Wildflower Center Works With AMD to Keep Central Texas Green
The Wildflower Center was awarded an AMD landscape research grant and has played a key role in designing AMD's new environmentally sensitive Austin campus.
Texas' expansive grasslands and rich soil have provided food for millions of people, while the prairie's subtle beauty has inspired many artists. However, less than five percent of all grasslands worldwide are protected, and the prairie is dwindling rapidly as the nation's population swells.
This June, Advanced Micro Devices (AMD) helped preserve Texas' critical open space when it announced a $100,000 landscape restoration grant to the Lady Bird Johnson Wildflower Center. The announcement came during opening ceremonies for AMD's new "Lone Star" campus in Austin. Environmental organizations across the state submitted proposals for three available grants AMD awarded as part of its $1.5 million dollar commitment in this area.
The two-year grant received by the Wildflower Center will support an ongoing research project to identify cost-effective ways of maintaining the ecological health of Texas grasslands. The project will provide grassland managers with feedback on the best maintenance practices and study the effects of natural treatments such as fire. Visitors to the center will be able to see the results of fire ecology research along a one-mile interpreted trail.
In nature, fires provide nutrients essential to plant life and often eliminate species that aren't native to a region. While investigating different ways to use this historical approach to maintain the land, center researchers have determined that summer burns can effectively control the spread of invasive grasses such as King Ranch bluestem. Prescribed burns also reduce the amount of vegetation that can cause wildfires.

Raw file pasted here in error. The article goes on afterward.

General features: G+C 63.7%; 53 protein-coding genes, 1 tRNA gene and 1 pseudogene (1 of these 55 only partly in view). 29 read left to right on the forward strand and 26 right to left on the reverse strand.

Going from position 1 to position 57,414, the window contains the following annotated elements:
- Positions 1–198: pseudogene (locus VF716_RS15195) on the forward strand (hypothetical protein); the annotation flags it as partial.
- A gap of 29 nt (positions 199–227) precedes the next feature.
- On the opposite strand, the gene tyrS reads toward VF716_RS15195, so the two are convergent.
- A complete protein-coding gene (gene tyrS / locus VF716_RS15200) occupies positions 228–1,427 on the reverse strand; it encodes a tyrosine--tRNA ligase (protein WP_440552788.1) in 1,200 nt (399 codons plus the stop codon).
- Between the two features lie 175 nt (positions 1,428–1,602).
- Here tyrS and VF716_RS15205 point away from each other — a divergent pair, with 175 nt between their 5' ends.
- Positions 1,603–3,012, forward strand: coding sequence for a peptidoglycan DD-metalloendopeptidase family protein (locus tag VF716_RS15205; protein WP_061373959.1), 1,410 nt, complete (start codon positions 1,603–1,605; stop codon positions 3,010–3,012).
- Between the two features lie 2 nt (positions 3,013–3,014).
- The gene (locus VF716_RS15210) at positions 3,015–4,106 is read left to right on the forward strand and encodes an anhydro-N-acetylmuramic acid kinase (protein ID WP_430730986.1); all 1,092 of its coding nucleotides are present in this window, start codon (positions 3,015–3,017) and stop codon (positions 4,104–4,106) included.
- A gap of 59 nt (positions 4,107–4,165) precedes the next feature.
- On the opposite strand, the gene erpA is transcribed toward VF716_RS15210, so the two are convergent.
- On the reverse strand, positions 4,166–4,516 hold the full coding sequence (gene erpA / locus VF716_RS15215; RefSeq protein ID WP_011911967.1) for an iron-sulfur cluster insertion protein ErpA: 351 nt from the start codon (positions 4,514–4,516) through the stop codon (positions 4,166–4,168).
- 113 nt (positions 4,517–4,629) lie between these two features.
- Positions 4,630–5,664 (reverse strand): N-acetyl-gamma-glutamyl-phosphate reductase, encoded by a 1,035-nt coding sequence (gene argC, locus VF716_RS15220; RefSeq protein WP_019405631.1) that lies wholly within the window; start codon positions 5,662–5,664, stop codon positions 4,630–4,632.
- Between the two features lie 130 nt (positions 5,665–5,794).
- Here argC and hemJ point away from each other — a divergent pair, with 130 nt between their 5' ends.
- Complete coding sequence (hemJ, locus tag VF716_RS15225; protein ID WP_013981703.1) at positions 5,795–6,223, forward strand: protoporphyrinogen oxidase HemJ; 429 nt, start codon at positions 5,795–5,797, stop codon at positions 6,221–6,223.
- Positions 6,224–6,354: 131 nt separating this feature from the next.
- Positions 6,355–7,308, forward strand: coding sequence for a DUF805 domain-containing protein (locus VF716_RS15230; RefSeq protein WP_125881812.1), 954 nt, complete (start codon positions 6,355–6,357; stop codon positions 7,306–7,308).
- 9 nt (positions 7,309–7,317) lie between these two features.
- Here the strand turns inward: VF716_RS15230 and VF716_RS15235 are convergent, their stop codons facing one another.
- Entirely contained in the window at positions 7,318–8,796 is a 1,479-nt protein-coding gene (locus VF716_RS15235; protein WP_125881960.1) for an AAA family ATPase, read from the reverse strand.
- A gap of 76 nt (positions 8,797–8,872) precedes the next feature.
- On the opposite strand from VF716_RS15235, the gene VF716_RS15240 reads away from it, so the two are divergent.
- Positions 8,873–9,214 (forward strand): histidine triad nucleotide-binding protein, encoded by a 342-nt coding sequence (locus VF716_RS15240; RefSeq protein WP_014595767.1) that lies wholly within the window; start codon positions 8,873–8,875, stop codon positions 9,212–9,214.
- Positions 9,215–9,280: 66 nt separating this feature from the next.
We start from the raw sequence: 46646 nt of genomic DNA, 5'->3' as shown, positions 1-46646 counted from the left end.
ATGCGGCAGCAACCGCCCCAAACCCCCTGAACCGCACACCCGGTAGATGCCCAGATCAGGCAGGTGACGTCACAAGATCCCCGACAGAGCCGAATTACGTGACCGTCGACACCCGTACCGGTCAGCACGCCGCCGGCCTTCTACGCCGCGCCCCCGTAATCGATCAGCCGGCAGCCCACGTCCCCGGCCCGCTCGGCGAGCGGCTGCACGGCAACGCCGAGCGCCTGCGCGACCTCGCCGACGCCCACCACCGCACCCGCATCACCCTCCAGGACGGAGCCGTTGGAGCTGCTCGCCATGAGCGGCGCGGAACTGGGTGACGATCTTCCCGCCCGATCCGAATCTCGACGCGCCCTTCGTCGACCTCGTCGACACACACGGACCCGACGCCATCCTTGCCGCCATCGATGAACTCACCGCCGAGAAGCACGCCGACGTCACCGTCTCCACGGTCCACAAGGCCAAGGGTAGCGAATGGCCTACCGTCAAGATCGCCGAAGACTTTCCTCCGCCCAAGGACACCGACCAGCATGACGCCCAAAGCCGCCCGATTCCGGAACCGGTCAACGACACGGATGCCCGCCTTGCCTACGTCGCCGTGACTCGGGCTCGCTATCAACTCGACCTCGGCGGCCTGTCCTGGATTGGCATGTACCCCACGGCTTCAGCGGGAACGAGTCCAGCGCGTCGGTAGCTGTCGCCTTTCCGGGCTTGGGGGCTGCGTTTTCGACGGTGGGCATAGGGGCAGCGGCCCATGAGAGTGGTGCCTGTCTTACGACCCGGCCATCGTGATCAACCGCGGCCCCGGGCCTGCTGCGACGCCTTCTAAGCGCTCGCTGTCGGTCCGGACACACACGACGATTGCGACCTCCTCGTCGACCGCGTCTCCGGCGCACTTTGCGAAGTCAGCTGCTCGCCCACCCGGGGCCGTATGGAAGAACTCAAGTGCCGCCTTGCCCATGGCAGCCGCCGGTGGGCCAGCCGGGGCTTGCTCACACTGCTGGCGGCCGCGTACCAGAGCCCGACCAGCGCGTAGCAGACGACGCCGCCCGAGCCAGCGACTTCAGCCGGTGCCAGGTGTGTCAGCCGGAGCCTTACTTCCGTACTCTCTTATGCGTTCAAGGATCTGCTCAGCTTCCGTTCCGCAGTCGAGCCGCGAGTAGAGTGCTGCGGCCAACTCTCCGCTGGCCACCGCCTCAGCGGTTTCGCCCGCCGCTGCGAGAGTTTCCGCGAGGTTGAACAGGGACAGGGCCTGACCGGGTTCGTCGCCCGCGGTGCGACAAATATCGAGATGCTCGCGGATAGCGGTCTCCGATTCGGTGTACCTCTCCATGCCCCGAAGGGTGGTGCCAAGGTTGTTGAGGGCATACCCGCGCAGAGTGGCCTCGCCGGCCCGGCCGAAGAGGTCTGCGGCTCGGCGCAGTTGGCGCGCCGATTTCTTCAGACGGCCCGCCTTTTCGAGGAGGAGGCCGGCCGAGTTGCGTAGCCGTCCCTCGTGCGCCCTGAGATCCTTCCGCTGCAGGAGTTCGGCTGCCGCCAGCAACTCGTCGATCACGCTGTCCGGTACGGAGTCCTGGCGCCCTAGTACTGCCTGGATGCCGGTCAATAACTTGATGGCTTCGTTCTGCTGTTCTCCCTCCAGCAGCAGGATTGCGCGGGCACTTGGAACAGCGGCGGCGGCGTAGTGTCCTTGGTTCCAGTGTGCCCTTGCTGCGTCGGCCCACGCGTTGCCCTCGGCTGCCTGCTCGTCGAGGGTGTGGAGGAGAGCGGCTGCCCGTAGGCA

AMD not only provided funding for Wildflower Center research, but collaborated with the center in designing the new campus. Based on the recommendations of Wildflower Center staff, about 5,000 native trees, shrubs and grasses from the construction site were removed, potted and temporarily stored at the Wildflower Center during construction. The harvested vegetation, most of which has been replanted on the Lone Star site, would have cost more than $100,000 to purchase.
The center also worked with landscape architects to develop a site-appropriate native plant list for the formal areas of the Lone Star landscape, including buffalo grass, little bluestem grass and ferns. These natives plants are generally hardier, less susceptible to pests and diseases and require less water than non-native plants.
Since the campus is located above the environmentally sensitive Edwards Aquifer, protecting the surrounding environment was a top priority during construction. The Wildflower Center collaborated with ACI Consulting to minimize disturbance to the landscape during construction. In addition, large amounts of topsoil from the site were removed before construction began and returned after construction was completed, and trees that were deemed unsalvageable were turned into mulch and used on site.
Protecting water quality was also important during construction. Wildflower Center staff members worked with LJA Engineering & Surveying Inc. to develop an innovative treatment system for storm water runoff from the roads when that water couldn't be reused on the landscape.
The Wildflower Center also provided input on the AMD campus' rainwater harvesting system, which can hold 1.5 million gallons of water and may be the largest system of this type nationally. The system includes numerous "butterfly roofs" which slope down more sharply than normal to help collect rainwater. Water collected from these roofs and parking garages, combined with air conditioning condensate, is used to irrigate the campus' landscape.
The center will continue working with AMD to restore areas of the Lone Star landscape that were exposed to previous, intensive grazing. Wildflower Center Landscape Restoration Director Steve Windhager said, "The AMD Lone Star campus is one of several projects we are involved in to encourage sustainability and landscape restoration among Central Texas builders and business-owners in the hopes that others locally and nationally will follow this trend."